A Noble Mansion for All?: The Production of Difference in Selected Works By Mahesh Dattani and R. Raj Rao
MetadataShow full item record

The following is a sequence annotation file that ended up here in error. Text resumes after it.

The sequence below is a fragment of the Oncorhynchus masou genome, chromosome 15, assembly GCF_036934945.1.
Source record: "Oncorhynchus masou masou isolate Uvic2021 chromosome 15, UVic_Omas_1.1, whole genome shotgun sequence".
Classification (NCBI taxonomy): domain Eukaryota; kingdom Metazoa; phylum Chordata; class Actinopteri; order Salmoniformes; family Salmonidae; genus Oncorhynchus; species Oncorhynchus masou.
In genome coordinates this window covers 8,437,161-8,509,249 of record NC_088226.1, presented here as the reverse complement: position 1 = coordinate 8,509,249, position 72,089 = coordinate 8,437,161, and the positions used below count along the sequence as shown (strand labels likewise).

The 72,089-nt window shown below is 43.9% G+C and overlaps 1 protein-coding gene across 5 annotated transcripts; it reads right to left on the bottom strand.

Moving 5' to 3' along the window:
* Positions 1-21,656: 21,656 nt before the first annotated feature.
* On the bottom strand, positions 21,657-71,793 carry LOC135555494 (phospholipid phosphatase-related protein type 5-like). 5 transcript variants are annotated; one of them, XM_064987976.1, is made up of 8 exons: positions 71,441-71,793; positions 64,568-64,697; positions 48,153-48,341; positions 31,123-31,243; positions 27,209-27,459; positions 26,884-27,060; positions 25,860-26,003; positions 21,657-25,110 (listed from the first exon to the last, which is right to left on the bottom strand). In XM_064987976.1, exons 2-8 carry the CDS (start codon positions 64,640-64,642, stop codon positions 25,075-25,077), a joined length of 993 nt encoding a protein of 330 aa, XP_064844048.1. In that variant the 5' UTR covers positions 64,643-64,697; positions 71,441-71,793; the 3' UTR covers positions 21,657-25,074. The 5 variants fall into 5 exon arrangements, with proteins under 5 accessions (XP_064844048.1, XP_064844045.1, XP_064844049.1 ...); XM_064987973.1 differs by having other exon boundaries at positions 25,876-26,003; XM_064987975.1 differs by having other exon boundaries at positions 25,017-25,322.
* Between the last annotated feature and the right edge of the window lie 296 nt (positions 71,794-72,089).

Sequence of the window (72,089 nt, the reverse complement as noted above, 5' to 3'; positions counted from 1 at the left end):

This dissertation reads selected works of two queer Indian writers, Mahesh Dattani and R. Raj Rao, as sites of the production of difference in contemporary, fin-de-millnaire India. The literary analysis in this project tracks the particular texture of the selected primary texts. It follows the particular weave of what stories are being told, and how they are being told, which creates unique patterns of difference, providing the means for critical readings of diversity and difference in contemporary India. Close readings of the primary texts reveal artful, significant interventions in two intersecting discursive fields: namely, nationalism and sexualities. Moreover, the art-work of the texts reveals how the idea of India as a model of unity-in-diversity is by no means politically or ideologically neutral; specifically, the texts show how it is conceptually inadequate for understanding, let alone accommodating, any radical approaches to difference, especially the kind manifested in queerness. While the ramifications of Indian national identity animate one line of enquiry, those of dissident sexualities and gender energize the other, drawing into both lines region-specific questions and enquiries into identity- and subject-formation at large. The queer India crystallizing in the works of Dattani and Rao comes to signal a heterogeneity, complicating stabilized notions of identity (the self-same) and difference (extraneous other/s), all the while interrogating the ground on which that same term rests. Both writers works defer stable assumptions of what it means to be queer and what it means to be Indian. This project examines these forms of deferral as productions of differences in which the irreducibility of, but also radical unsettled interconnections between, difference is theorized.